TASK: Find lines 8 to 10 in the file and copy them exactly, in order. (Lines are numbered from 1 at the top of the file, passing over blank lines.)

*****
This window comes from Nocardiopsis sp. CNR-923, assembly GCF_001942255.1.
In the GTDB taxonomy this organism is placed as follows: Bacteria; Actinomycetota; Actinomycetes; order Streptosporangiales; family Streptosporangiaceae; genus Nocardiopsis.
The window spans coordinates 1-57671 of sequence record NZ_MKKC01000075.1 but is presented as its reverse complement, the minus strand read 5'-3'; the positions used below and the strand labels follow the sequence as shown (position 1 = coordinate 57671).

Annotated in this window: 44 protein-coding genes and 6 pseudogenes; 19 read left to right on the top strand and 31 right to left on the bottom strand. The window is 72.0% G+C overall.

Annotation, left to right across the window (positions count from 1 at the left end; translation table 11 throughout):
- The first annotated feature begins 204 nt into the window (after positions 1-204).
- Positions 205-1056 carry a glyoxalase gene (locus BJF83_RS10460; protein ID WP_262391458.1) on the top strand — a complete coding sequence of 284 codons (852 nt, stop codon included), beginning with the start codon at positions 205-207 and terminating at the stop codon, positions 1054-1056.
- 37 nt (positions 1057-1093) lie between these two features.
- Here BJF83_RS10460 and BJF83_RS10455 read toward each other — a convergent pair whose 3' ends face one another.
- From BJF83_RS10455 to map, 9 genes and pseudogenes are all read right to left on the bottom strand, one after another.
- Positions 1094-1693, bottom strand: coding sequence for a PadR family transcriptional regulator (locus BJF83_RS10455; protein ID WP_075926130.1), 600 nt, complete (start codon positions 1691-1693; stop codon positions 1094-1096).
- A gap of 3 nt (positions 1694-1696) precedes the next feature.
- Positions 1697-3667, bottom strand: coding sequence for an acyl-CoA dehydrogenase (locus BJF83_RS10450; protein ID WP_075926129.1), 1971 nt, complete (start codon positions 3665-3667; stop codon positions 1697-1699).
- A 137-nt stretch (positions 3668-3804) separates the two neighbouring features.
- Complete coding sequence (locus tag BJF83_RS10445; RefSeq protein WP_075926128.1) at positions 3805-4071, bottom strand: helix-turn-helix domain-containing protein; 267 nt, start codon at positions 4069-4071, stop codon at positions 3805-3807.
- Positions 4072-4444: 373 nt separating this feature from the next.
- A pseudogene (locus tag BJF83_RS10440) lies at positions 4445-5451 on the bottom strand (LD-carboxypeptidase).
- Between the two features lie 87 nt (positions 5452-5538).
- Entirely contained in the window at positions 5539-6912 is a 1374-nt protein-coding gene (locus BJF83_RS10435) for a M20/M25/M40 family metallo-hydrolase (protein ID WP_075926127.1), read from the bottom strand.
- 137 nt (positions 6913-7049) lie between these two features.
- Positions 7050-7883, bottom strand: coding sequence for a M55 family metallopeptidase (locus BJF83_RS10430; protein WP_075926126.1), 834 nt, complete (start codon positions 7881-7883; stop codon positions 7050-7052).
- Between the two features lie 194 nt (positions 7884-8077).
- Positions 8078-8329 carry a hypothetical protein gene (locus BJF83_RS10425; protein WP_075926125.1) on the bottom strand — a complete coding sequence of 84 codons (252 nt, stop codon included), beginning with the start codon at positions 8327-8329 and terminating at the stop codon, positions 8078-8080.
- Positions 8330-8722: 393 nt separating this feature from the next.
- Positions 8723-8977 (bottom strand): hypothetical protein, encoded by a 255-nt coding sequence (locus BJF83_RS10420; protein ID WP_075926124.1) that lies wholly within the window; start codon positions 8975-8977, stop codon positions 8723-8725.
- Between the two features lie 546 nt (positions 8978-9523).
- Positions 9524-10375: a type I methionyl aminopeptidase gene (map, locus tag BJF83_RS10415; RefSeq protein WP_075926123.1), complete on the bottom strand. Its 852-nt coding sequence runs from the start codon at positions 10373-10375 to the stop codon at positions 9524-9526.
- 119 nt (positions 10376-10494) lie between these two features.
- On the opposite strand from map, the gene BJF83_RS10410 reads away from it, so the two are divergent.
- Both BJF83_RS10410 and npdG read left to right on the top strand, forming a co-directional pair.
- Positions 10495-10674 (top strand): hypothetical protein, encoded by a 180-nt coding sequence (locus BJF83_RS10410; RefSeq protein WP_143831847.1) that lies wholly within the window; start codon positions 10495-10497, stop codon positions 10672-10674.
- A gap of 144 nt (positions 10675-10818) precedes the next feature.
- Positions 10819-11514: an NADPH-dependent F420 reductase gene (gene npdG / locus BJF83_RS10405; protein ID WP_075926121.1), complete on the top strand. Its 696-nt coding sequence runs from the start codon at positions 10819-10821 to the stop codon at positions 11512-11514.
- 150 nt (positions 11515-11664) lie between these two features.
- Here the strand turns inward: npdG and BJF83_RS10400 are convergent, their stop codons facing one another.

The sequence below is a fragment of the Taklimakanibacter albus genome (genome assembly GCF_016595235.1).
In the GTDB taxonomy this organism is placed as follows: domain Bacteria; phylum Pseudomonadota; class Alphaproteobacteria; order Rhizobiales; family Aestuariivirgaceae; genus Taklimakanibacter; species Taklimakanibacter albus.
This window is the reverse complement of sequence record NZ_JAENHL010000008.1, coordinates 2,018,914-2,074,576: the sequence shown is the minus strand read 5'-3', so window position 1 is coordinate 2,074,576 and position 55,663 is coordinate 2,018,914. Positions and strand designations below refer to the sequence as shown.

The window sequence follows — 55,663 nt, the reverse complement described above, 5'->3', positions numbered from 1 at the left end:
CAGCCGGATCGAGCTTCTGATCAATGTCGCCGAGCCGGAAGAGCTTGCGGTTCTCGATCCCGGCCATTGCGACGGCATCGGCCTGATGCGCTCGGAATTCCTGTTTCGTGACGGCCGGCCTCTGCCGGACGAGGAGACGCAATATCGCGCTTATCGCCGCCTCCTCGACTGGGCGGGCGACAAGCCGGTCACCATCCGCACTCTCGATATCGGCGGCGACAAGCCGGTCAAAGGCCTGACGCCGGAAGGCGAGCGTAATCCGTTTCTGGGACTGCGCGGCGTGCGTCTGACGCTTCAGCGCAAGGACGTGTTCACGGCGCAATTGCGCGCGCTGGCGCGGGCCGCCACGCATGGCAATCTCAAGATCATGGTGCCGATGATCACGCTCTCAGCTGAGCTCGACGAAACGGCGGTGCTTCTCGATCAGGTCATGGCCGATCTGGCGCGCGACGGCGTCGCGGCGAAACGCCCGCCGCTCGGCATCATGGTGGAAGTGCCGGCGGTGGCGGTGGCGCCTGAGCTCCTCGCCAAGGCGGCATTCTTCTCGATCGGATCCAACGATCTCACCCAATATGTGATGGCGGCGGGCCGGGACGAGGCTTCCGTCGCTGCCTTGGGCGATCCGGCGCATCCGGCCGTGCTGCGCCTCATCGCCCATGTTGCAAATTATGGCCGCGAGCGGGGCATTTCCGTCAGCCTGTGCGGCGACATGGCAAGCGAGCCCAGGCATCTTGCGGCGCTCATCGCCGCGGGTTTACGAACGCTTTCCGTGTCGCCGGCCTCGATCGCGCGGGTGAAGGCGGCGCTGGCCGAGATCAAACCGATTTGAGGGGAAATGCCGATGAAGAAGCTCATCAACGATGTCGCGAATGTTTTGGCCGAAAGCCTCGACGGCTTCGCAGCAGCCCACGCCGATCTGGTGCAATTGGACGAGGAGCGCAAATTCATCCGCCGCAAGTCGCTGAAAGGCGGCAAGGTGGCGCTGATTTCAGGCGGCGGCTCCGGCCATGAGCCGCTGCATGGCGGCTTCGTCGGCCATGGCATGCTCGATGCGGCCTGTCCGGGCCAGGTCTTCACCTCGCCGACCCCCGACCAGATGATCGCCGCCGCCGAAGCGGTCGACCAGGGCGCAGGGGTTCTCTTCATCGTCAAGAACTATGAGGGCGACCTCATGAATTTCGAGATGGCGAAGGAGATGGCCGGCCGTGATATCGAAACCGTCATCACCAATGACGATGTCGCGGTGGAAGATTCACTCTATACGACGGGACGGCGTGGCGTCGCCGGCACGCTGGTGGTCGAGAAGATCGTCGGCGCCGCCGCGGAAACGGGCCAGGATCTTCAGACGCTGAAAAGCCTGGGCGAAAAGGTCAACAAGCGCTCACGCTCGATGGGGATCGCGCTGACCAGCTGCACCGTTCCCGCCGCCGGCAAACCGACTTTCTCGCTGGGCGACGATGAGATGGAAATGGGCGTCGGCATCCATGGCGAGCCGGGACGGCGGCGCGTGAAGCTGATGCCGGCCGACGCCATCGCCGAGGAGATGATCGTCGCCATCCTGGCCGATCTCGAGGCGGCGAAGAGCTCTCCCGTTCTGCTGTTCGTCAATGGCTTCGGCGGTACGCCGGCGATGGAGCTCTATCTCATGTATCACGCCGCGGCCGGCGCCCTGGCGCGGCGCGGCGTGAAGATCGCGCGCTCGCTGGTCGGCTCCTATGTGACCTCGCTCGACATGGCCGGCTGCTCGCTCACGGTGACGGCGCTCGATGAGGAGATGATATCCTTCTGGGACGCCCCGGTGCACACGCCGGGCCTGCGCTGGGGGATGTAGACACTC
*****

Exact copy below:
- 37 nt (positions 1057-1093) lie between these two features.
- Here BJF83_RS10460 and BJF83_RS10455 read toward each other — a convergent pair whose 3' ends face one another.
- From BJF83_RS10455 to map, 9 genes and pseudogenes are all read right to left on the bottom strand, one after another.